Joe Biden, the current Democratic primary front-runner according to most polls, is well aware of the Obama bubble: the phenomenon of party voters favoring the former vice-president because of his association with one of the most popular Democratic leaders in recent history. He’s so aware, in fact, that according to a report from the Associated Press, the nascent Biden campaign intends to lean heavily on Obama’s legacy in an attempt to rebuild the coalition that brought him two sturdy Electoral College wins.
It’s more or less the expected move from the former vice-president, invoking the name of a highly popular centrist in a time when policy proposals from 2020 contenders like Elizabeth Warren and Bernie Sanders are pushing the Party to the left. According to a recent Pew survey of registered Democrats, 53 percent said they want the party to pursue a “more moderate direction,” while 40 percent preferred the more liberal politics that emerged in the wake of the 2016 election.
More numbers in Biden’s favor come from a recent Morning Consult poll, which states he’s the second choice of Bernie Sanders supporters, Kamala Harris supporters, and Beto O’Rourke supporters, suggesting the broad, if secondary appeal of the former vice-president. Perhaps the best argument for a Biden ticket is the possibility of reclaiming working-class Obama-Trump voters for the Democratic Party. According to a Harvard-Harris poll from February, three out of four voters who said they’d back a Biden run don’t have a college education. The same poll states he’s winning 42 percent of non-college-educated voters, 20 points more than his closest competitor, Bernie Sanders.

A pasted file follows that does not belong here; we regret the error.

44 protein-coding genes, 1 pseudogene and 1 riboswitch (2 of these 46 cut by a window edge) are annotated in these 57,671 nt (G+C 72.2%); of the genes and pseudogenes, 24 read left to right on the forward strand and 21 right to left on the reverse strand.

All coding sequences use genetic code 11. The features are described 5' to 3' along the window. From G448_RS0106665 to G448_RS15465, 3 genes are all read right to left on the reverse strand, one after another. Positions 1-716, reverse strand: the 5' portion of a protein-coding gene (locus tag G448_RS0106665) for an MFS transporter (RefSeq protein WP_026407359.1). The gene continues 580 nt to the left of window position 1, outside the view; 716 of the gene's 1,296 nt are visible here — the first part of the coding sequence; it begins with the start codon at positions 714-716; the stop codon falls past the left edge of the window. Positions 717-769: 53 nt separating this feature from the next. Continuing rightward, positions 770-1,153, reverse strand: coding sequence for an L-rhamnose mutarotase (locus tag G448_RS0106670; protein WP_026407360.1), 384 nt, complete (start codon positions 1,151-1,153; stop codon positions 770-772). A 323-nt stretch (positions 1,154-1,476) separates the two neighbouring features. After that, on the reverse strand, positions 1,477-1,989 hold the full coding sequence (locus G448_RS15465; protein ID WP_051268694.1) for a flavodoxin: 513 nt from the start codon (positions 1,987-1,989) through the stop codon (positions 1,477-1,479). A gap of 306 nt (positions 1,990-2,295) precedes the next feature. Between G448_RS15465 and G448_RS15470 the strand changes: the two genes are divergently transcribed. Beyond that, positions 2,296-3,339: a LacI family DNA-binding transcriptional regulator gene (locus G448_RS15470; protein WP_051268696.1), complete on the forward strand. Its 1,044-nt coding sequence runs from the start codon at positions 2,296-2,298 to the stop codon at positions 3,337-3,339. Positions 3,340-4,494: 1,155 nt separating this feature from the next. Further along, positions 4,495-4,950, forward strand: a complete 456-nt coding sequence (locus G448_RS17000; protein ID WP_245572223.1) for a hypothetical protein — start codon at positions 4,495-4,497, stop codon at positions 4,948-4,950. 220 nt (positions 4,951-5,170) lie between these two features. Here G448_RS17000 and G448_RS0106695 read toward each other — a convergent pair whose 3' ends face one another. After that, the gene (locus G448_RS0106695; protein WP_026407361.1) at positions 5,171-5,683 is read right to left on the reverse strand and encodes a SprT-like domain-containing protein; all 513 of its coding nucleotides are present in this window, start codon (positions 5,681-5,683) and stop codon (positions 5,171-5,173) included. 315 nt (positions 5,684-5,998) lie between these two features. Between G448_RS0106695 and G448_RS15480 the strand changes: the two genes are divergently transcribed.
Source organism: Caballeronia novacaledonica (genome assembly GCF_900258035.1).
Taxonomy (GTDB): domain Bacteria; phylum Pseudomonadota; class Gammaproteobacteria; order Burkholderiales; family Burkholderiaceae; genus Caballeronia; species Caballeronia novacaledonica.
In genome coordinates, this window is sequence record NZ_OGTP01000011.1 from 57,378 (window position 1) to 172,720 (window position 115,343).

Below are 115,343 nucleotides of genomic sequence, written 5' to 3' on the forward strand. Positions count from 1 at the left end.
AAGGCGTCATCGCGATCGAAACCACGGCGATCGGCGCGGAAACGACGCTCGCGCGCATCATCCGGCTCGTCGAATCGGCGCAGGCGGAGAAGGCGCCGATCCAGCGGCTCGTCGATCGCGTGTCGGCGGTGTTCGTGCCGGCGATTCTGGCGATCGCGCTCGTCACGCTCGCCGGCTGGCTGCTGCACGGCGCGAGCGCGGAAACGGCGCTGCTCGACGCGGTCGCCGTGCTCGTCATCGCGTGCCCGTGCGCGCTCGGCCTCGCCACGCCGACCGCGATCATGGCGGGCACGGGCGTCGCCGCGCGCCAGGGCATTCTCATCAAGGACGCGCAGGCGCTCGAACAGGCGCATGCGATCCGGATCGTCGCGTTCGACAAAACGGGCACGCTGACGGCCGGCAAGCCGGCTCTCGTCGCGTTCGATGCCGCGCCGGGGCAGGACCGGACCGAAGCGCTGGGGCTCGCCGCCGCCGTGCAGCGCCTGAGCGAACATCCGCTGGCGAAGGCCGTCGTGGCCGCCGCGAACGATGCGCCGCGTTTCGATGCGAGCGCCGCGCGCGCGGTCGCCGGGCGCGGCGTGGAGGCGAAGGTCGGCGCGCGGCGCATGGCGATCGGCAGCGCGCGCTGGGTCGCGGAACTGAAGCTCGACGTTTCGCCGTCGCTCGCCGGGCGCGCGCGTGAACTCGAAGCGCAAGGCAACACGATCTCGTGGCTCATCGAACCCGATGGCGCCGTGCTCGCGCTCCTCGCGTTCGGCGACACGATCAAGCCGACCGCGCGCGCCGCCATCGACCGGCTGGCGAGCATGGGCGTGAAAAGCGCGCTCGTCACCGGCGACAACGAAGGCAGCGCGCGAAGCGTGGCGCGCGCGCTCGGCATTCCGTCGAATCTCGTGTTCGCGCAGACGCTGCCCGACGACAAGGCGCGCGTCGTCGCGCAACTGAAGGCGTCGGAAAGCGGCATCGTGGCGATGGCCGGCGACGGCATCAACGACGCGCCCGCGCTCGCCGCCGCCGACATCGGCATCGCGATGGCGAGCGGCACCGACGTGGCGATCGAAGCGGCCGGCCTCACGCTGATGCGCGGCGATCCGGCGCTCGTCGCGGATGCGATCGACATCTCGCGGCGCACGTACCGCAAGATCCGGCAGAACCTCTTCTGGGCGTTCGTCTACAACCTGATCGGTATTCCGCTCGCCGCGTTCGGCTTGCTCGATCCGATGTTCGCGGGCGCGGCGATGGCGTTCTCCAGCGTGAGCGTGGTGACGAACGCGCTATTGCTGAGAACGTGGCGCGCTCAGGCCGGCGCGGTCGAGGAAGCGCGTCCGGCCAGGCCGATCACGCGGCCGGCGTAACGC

At a recent labor union event, Biden said he was proud to be an “Obama-Biden Democrat,” close branding that might be essential in the primary battle, where politicians will hit the former VP for both past policies and recent indiscretions. Already, Biden’s opponents are reminding voters of political stances and events — like the the crime bill and Anita Hill hearings — that could haunt him in the primary and beyond. Though Democrats like Bernie Sanders and Nancy Pelosi say Biden’s touchy behavior is not “disqualifying,” it’s still baggage that could weigh down his candidacy. (Consider the president’s bizarre tweet on the matter that ignores his own history with unwanted contact.) Allegations of Biden’s inappropriate contact have yet to hurt his stance in the polls: 71 percent of California Democrats recently polled felt that Biden’s handsiness was not a “serious issue.”
The ex-veep may pull out the “Obama-Biden Democrat” calling card more frequently in the coming weeks, which is a bit odd, as the Associated Press notes. A while back, Obama and Biden reportedly agreed that the former president wouldn’t skew the odds by backing a primary candidate. Thus, the “Obama-Biden Democrat” claim doesn’t have the full support of its most important player.